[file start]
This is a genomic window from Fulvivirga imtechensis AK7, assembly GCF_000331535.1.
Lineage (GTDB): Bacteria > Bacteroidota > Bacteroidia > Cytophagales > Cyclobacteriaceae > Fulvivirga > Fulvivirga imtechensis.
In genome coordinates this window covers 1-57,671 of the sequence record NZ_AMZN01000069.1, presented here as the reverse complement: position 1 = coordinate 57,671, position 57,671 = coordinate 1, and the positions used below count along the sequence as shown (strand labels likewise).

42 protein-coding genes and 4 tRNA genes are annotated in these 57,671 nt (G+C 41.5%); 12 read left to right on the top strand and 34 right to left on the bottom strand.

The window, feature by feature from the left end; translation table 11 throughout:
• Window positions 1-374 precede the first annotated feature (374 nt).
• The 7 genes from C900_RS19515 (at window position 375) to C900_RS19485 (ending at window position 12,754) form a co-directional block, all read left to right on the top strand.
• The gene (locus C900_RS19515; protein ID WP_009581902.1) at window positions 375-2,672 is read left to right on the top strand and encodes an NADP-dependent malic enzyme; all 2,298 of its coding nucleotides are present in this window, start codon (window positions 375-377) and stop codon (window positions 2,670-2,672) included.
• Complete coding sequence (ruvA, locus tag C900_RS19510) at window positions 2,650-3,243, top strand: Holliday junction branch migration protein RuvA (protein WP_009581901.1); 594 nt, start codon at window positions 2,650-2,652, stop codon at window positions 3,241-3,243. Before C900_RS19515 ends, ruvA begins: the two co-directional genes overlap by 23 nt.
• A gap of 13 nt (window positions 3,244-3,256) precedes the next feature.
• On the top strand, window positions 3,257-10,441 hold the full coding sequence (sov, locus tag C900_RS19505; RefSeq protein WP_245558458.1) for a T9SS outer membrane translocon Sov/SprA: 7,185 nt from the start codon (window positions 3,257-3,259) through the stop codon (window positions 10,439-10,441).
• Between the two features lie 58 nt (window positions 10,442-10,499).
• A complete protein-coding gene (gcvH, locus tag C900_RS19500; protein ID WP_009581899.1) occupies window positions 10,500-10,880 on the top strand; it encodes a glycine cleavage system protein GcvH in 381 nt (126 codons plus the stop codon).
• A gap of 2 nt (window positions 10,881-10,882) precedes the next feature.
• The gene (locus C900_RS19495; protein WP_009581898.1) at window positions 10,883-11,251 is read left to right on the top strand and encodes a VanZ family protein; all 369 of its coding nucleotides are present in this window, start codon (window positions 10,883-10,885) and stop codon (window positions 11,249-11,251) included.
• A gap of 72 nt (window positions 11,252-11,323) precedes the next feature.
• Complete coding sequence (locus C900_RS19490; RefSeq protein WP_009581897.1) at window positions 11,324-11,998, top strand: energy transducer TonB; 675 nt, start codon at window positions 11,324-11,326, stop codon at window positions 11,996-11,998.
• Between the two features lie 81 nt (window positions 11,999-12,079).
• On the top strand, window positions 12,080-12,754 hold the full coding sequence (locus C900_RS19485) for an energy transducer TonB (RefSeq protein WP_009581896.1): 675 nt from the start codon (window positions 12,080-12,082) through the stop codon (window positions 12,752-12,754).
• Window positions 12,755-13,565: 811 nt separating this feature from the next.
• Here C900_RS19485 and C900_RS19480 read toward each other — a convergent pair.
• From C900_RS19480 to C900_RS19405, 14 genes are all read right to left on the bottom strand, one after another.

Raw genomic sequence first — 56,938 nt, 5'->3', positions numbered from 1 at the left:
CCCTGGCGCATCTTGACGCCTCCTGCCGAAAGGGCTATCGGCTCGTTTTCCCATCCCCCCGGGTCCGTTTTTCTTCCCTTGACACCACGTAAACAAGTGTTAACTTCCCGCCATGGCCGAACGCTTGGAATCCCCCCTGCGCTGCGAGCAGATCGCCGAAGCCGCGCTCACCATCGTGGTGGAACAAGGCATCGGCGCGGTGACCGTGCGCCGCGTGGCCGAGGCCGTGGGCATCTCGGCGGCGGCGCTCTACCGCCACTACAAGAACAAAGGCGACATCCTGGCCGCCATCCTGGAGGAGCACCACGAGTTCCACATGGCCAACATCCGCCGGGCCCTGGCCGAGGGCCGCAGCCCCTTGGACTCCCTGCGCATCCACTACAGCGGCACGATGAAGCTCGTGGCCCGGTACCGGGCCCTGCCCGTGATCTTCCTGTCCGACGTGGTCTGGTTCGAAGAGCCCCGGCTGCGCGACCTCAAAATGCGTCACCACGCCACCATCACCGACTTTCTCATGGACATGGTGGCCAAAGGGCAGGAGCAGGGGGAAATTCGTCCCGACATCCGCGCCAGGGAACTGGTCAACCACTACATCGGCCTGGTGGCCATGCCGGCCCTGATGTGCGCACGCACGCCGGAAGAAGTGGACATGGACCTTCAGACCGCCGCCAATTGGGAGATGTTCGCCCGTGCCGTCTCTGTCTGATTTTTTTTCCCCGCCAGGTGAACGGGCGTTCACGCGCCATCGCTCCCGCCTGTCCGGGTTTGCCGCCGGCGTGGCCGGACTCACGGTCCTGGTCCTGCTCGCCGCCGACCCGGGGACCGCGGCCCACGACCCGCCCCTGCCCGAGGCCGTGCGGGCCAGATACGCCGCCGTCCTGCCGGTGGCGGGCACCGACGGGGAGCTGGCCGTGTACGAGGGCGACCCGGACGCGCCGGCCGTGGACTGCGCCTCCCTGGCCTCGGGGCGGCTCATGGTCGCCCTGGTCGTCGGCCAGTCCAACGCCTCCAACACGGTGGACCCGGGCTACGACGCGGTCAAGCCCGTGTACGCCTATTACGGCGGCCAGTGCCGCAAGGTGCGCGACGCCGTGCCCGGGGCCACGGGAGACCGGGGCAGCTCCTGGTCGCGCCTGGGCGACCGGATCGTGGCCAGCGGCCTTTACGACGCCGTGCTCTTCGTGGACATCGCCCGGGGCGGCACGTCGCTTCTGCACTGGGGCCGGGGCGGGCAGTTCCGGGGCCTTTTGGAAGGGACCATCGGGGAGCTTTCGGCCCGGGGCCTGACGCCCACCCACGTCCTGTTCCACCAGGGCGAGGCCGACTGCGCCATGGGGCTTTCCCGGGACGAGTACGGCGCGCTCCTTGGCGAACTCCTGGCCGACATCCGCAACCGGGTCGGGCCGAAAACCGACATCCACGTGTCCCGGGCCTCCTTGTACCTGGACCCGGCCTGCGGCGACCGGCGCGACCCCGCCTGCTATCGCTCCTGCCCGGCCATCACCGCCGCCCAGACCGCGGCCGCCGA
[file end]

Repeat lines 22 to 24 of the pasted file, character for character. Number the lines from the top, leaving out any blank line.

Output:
• From C900_RS19480 to C900_RS19405, 14 genes are all read right to left on the bottom strand, one after another.

Raw genomic sequence first — 56,938 nt, 5'->3', positions numbered from 1 at the left:
CCCTGGCGCATCTTGACGCCTCCTGCCGAAAGGGCTATCGGCTCGTTTTCCCATCCCCCCGGGTCCGTTTTTCTTCCCTTGACACCACGTAAACAAGTGTTAACTTCCCGCCATGGCCGAACGCTTGGAATCCCCCCTGCGCTGCGAGCAGATCGCCGAAGCCGCGCTCACCATCGTGGTGGAACAAGGCATCGGCGCGGTGACCGTGCGCCGCGTGGCCGAGGCCGTGGGCATCTCGGCGGCGGCGCTCTACCGCCACTACAAGAACAAAGGCGACATCCTGGCCGCCATCCTGGAGGAGCACCACGAGTTCCACATGGCCAACATCCGCCGGGCCCTGGCCGAGGGCCGCAGCCCCTTGGACTCCCTGCGCATCCACTACAGCGGCACGATGAAGCTCGTGGCCCGGTACCGGGCCCTGCCCGTGATCTTCCTGTCCGACGTGGTCTGGTTCGAAGAGCCCCGGCTGCGCGACCTCAAAATGCGTCACCACGCCACCATCACCGACTTTCTCATGGACATGGTGGCCAAAGGGCAGGAGCAGGGGGAAATTCGTCCCGACATCCGCGCCAGGGAACTGGTCAACCACTACATCGGCCTGGTGGCCATGCCGGCCCTGATGTGCGCACGCACGCCGGAAGAAGTGGACATGGACCTTCAGACCGCCGCCAATTGGGAGATGTTCGCCCGTGCCGTCTCTGTCTGATTTTTTTTCCCCGCCAGGTGAACGGGCGTTCACGCGCCATCGCTCCCGCCTGTCCGGGTTTGCCGCCGGCGTGGCCGGACTCACGGTCCTGGTCCTGCTCGCCGCCGACCCGGGGACCGCGGCCCACGACCCGCCCCTGCCCGAGGCCGTGCGGGCCAGATACGCCGCCGTCCTGCCGGTGGCGGGCACCGACGGGGAGCTGGCCGTGTACGAGGGCGACCCGGACGCGCCGGCCGTGGACTGCGCCTCCCTGGCCTCGGGGCGGCTCATGGTCGCCCTGGTCGTCGGCCAGTCCAACGCCTCCAACACGGTGGACCCGGGCTACGACGCGGTCAAGCCCGTGTACGCCTATTACGGCGGCCAGTGCCGCAAGGTGCGCGACGCCGTGCCCGGGGCCACGGGAGACCGGGGCAGCTCCTGGTCGCGCCTGGGCGACCGGATCGTGGCCAGCGGCCTTTACGACGCCGTGCTCTTCGTGGACATCGCCCGGGGCGGCACGTCGCTTCTGCACTGGGGCCGGGGCGGGCAGTTCCGGGGCCTTTTGGAAGGGACCATCGGGGAGCTTTCGGCCCGGGGCCTGACGCCCACCCACGTCCTGTTCCACCAGGGCGAGGCCGACTGCGCCATGGGGCTTTCCCGGGACGAGTACGGCGCGCTCCTTGGCGAACTCCTGGCCGACATCCGCAACCGGGTCGGGCCGAAAACCGACATCCACGTGTCCCGGGCCTCCTTGTACCTGGACCCGGCCTGCGGCGACCGGCGCGACCCCGCCTGCTATCGCTCCTGCCCGGCCATCACCGCCGCCCAGACCGCGGCCGCCGA